Editorial

by Jenny Friedrich-Freksa

Poorest nation, richest nation (Issue III+IV/2018)

-

Only a few decades ago, Bedouins with their animals were still traveling through the desert in Qatar. Today it is the richest country in the world, a place where people reside in villas and skyscrapers. Doha shows what money can do, with its prestigious sports stadiums, magnificent museums and libraries. Qatar owes its wealth to its huge deposits of oil and natural gas. The ruler of the country, Sheikh Tamim bin Hamad Al Thani, is smart enough to let his people share in this fortune. If you have a Qatari passport, you're fine. Yet, that is a select group, which only makes up about 12 percent of the 2.8 million people who live in Qatar. 

The remainder are migrant workers who do work which no Qatari wants to undertake: lugging stones across construction sites or cleaning private homes, often poorly paid and in inhuman conditions - or both. This magazine is about inequality. Based on per capita income, the International Monetary Fund annually measures the wealth of all countries worldwide. At the bottom of the scale, at number 187, is the Central African Republic (CAR). Converted to euros, the average annual income of each of its 4.6 million inhabitants is 580 euros. There are only 400 kilometres of paved roads in the country, which is three times the size of Germany. The CAR is among the nations considered hopeless by the international community: rebel militias control the country, child soldiers fight in civil wars, peace is not foreseeable and the people are poor. And this despite the fact that countless treasures are hidden beneath this wooded region in the heart of Africa, especially gold and rough diamonds. But this wealth ends up profiting warlords and corrupt civil servants, as well as companies from France, its former colonial power.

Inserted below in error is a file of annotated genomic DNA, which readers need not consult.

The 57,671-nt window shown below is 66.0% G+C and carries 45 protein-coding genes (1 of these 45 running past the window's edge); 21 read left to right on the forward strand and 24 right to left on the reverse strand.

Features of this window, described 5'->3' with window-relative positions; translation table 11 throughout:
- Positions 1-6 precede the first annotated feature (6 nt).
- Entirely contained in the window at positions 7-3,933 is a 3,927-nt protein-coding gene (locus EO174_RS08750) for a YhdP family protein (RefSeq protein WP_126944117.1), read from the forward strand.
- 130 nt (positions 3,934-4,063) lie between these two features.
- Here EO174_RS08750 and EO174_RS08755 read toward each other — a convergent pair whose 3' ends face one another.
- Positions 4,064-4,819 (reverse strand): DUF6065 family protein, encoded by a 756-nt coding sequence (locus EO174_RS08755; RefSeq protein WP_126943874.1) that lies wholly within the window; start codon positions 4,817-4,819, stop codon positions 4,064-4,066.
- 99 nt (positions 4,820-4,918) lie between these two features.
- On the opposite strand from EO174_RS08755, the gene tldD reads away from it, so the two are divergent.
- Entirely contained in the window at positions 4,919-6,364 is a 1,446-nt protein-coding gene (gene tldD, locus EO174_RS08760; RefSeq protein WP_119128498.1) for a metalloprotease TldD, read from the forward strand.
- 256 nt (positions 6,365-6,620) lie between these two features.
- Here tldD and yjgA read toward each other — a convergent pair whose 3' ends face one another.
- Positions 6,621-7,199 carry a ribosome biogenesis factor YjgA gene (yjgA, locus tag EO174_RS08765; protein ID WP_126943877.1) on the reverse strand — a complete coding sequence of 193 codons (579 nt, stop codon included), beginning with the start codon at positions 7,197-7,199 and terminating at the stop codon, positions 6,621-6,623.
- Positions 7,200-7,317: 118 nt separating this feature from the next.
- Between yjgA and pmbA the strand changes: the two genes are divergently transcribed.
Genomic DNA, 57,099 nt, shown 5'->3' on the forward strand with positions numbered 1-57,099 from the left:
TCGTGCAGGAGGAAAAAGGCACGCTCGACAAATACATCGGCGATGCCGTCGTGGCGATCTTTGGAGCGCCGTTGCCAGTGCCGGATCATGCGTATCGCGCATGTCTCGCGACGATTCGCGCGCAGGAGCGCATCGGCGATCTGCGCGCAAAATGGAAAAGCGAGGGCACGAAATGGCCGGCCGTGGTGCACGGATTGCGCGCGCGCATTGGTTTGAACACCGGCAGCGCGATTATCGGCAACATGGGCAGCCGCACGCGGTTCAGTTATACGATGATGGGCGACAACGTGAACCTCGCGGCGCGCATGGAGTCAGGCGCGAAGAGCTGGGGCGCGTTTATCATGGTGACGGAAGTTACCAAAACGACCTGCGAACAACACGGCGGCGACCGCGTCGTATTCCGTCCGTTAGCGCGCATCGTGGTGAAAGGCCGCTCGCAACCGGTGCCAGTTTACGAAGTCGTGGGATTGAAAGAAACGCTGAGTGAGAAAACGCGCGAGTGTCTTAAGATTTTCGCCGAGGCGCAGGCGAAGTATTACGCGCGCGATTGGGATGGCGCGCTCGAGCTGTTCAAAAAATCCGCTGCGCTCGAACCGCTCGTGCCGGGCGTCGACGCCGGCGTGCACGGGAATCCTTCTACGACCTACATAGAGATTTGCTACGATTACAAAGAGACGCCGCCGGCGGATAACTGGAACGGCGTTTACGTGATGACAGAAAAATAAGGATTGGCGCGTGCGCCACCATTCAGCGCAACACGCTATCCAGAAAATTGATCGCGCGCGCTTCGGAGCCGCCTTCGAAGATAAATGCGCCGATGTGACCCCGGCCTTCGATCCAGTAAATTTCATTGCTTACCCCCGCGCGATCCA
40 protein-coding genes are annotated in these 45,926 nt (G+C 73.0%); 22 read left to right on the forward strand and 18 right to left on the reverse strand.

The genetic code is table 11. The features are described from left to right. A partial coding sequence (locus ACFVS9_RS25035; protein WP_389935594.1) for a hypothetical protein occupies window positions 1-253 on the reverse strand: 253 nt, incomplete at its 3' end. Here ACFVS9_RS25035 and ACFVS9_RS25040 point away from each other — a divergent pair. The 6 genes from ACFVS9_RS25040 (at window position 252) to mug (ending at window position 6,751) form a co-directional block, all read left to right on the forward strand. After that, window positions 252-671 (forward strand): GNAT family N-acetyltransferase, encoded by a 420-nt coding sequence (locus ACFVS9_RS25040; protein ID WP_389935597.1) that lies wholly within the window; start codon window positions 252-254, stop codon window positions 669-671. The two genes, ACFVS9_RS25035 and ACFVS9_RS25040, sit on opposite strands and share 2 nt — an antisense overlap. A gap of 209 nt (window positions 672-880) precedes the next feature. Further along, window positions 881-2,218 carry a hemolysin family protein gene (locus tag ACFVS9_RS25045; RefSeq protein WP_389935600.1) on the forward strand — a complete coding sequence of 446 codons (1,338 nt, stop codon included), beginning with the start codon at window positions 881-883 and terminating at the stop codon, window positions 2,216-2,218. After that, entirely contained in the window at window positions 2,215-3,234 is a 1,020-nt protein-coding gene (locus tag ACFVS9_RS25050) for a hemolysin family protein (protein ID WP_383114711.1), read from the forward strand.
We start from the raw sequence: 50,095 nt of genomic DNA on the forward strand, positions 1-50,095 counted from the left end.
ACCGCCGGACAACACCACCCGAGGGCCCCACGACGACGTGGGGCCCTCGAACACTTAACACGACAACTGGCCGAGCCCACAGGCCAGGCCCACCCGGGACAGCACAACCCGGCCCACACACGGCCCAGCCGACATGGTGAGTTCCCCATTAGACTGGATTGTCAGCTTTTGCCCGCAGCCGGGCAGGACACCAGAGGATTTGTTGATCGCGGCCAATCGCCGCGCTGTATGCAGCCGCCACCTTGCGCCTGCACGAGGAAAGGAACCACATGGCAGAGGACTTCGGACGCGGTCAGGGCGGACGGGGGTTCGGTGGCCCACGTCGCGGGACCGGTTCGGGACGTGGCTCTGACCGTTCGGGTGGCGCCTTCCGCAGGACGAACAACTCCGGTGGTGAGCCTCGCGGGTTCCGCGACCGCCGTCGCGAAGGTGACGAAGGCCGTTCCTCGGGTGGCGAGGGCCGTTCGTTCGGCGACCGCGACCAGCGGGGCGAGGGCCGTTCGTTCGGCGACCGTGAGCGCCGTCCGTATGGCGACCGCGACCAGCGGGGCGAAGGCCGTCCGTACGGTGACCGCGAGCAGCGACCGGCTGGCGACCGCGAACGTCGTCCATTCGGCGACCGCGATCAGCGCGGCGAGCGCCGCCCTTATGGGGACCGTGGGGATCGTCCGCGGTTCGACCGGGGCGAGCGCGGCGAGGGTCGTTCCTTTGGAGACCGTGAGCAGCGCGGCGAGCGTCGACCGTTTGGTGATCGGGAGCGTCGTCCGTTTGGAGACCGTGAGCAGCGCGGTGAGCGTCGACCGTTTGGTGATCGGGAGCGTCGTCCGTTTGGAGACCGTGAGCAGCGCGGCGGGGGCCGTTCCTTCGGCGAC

At first glance, an authoritarian Arab monarchy and an African failed state have little in common. For this issue, we asked people in the poorest and richest countries in the world how they are doing as well as researching why it is that some on this globe have too much while others have too little.



similar articles

Une Grande Nation (What's different elsewhere)

Rumba bars

by Fiston Mwanza Mujila

The stories coming out of my homeland, the Democratic Republic of Congo, are mostly sad. They are usually about colonialism, violence and war. But anyone who takes a walk through the streets of Kinshasa will find one thing above all: music. 

more


Above (Tomorrow's world)

Independent news

Short news from Uzbekistan.

more


Poorest nation, richest nation (Topic: Inequality)

Closed society

by Khalid Albaih

Qatar's capital Doha is home to people from across the world  - but they live completely separate lives. 

more


Poorest nation, richest nation (Topic: Inequality)

Escape Plans

by Kai Schnier

How do you encourage child soldiers to lay down their weapons? In central Africa, NGOs are using simply illustrated flyers and targeted radio broadcasts.

more


Poorest nation, richest nation (Topic: Inequality)

Everyday life in Qatar

by Gundula Haage

What sets one nation apart from others? Customs, traditions and social graces are key. Here we explore how societies tick in Qatar and the Central African Republic, from flirting to bartering to death rites.

more


Poorest nation, richest nation (Topic: Inequality)

Famous in Qatar

Gundula Haage

Who's who in the world's poorest and richest nations? We take a look.

more